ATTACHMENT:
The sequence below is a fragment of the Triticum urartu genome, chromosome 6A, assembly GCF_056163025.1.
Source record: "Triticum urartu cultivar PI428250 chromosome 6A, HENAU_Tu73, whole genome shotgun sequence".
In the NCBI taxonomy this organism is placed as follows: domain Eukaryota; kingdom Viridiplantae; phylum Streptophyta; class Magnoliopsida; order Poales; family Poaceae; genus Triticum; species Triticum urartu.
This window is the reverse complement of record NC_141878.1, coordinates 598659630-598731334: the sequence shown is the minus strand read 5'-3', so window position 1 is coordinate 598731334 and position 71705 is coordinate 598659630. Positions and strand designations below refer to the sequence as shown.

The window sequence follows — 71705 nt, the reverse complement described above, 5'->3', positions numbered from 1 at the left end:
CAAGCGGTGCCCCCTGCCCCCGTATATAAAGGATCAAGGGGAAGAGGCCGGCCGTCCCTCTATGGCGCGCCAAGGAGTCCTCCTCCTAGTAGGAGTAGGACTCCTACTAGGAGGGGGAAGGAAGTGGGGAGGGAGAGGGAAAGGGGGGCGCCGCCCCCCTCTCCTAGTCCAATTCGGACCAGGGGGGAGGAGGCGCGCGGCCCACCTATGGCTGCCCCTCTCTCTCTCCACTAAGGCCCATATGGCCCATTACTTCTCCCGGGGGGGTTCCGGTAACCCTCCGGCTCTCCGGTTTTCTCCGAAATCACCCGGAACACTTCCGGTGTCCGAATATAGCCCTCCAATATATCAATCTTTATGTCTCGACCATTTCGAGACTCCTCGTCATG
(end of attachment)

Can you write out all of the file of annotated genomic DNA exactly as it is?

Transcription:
The sequence below is a fragment of the Triticum urartu genome, chromosome 6A, assembly GCF_056163025.1.
Source record: "Triticum urartu cultivar PI428250 chromosome 6A, HENAU_Tu73, whole genome shotgun sequence".
In the NCBI taxonomy this organism is placed as follows: domain Eukaryota; kingdom Viridiplantae; phylum Streptophyta; class Magnoliopsida; order Poales; family Poaceae; genus Triticum; species Triticum urartu.
This window is the reverse complement of record NC_141878.1, coordinates 598659630-598731334: the sequence shown is the minus strand read 5'-3', so window position 1 is coordinate 598731334 and position 71705 is coordinate 598659630. Positions and strand designations below refer to the sequence as shown.

The window sequence follows — 71705 nt, the reverse complement described above, 5'->3', positions numbered from 1 at the left end:
CAAGCGGTGCCCCCTGCCCCCGTATATAAAGGATCAAGGGGAAGAGGCCGGCCGTCCCTCTATGGCGCGCCAAGGAGTCCTCCTCCTAGTAGGAGTAGGACTCCTACTAGGAGGGGGAAGGAAGTGGGGAGGGAGAGGGAAAGGGGGGCGCCGCCCCCCTCTCCTAGTCCAATTCGGACCAGGGGGGAGGAGGCGCGCGGCCCACCTATGGCTGCCCCTCTCTCTCTCCACTAAGGCCCATATGGCCCATTACTTCTCCCGGGGGGGTTCCGGTAACCCTCCGGCTCTCCGGTTTTCTCCGAAATCACCCGGAACACTTCCGGTGTCCGAATATAGCCCTCCAATATATCAATCTTTATGTCTCGACCATTTCGAGACTCCTCGTCATG